Erin Lashnits, DVM, PhD, DACVIM (SAIM)
Clinical Assistant Professor, University of Wisconsin-Madison School of Veterinary Medicine
This course will provide an introduction to the zoonotic diseases that can be carried and transmitted by pet dogs, as well as an introduction to diseases that may be imported during international dog adoption. The role of dogs as sentinels and clinical models for zoonotic diseases will be covered. Finally an overview of disease prevention methods will be presented.
- List and describe common zoonotic diseases carried and transmitted by pet dogs
- List and describe high-risk diseases that may be imported during international dog adoption
- Explain how dogs serve as sentinels for disease exposure in humans
- Recommend steps that people can take to prevent zoonotic disease exposure or introduction from pet dogs
This session, Zoonotic diseases and pet dogs, is approved for 0.75 enduring AAFP Prescribed credits.
AAFP Prescribed credit is accepted by the American Medical Association as equivalent to AMA PRA Category 1 credit(s)™ toward the AMA Physician’s Recognition Award. When applying for the AMA PRA, Prescribed credit earned must be reported as Prescribed, not as Category 1.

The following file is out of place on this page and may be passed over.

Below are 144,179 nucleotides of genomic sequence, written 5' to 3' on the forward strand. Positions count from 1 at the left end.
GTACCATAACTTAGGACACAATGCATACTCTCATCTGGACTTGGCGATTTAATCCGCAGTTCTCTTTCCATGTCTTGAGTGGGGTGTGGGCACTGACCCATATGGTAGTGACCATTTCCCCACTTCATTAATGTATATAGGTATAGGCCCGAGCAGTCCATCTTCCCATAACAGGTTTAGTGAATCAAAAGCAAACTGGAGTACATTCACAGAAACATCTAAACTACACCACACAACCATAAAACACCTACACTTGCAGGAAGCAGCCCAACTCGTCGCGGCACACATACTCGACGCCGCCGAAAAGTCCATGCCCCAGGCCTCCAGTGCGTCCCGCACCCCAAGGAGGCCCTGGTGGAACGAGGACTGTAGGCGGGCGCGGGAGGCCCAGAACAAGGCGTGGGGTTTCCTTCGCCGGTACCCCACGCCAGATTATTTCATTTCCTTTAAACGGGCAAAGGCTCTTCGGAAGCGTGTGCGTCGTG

The AAFP has reviewed One Health Medical Education for a Changing Climate, and deemed it acceptable for AAFP credit. Term of approval is from 01/02/2023 to 01/01/2024. Physicians should claim only the credit commensurate with the extent of their participation in the activity.
Evidence-based bibliography for further study
Healthy Pets, Healthy People. CDC. Available at https://www.cdc.gov/healthypets/index.html
Weese, S. Worms & Germs Blog. Available at https://www.wormsandgermsblog.com
Companion Animal Parasite Council. CAPC Guidelines. Available at https://capcvet.org/guidelines/
AVMA. Dog Bite Prevention. Available at https://www.avma.org/resources-tools/pet-owners/dog-bite-prevention
Santos et al. Canine Brucellosis: An Update. Frontiers in Vet Sci 2021.
Rocha et al. A global perspective on non-autochthonous canine and feline Leishmania infection and leishmaniosis in the 21st century. Acta Tropica 2023.7. Bowser & Anderson. Dogs (Canis familiaris) as sentinels for human infectious disease and application to Canadian populations: A systematic review. Vet Sci 2018.